We’ve heard it in passing or seen it on some restaurant menus and in our supermarkets, but what does grass fed really mean and is it worth the price?
We’ve heard it in passing or seen it on some high end or farm to table restaurant menus, but what exactly does it mean to be grass fed or pasture raised. And does it matter?
Humane-certified Grass-fed Beef comes from cattle that roam freely in open pastures and eat natural grasses (and no grains). The meat is also free from growth hormones and antibiotics. Grass-fed beef has a different nutritional profile than conventional beef. It has been found to contain half as much fat, twice as many omega-3 fatty acids and a higher level of vitamin E that grain fed or conventional beef.
Agriculturally speaking, the feeding period in cattle relevant to the grass-fed debate can be divided into 3 phases:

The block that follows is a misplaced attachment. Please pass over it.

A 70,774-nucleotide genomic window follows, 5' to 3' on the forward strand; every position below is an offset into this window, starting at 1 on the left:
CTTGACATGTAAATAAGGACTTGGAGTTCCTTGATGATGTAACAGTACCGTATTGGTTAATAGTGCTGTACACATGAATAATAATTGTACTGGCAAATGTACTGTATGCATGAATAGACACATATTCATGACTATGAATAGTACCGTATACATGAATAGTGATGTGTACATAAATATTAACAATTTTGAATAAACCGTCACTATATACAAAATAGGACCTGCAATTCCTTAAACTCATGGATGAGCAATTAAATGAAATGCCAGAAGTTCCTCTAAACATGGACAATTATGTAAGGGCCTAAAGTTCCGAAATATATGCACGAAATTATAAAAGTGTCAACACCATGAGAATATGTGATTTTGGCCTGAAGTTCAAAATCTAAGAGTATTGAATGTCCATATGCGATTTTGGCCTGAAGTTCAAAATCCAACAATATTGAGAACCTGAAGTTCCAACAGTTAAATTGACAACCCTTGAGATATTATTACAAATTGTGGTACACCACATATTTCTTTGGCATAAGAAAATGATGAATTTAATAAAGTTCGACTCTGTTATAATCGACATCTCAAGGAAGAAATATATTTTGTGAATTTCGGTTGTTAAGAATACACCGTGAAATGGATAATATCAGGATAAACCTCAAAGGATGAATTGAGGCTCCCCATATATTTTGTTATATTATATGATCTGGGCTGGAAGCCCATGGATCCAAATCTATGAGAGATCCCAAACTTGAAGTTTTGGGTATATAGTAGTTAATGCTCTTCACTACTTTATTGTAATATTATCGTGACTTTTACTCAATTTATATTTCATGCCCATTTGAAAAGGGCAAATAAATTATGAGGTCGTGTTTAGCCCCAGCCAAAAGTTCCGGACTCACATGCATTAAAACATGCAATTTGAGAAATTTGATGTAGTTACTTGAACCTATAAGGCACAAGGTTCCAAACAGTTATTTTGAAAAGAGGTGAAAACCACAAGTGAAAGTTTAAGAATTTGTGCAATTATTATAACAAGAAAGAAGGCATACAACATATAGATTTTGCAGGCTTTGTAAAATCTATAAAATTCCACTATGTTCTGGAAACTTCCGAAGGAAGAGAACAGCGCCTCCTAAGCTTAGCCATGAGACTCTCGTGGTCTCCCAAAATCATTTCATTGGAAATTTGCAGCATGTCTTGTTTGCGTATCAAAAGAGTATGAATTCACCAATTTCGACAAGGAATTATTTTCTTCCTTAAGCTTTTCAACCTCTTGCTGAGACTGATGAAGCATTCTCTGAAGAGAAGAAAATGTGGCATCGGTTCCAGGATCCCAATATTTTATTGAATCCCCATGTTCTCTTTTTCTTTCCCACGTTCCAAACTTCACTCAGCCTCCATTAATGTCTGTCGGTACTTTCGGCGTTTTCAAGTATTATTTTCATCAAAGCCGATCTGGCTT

Phase one extends from birth, when the animal lives solely on milk, until 7-9 months of age, when some grass is consumed in the pasture.
Phase two comprises about half of the grass-fed debate and extends from phase 1 until shortly before harvest. The cattle spend most of their life in this period feeding on either grains or grass.
Phase three, the finishing period – this is the whole other half of the grass-fed debate. It is a period of rapid growth immediately prior to harvest; some animals are grass-fed but finished on grains.
When shopping, your options can be broken down into 4 categories according to the amount of time your cattle was exposed to grains. Here’s the list, ordered from least to most grain exposure:
Veal: this beef comes from calves that were never intentionally fed grains; it’s usually males because they don’t produce milk.
100% grass-fed: these animals spent their whole life in the pasture.
Grass-fed & grain-finished.
Conventional, grain-fed beef.
In terms of price, the list above generally goes from most to least expensive. If your looking for the most nutritious, grass fed meat has been found to contain more anti inflammatory omega 3s than grain fed as well as increases in the other vitamins mentioned above.
For more on Animal Welfare, and how to read the labels at your local market click here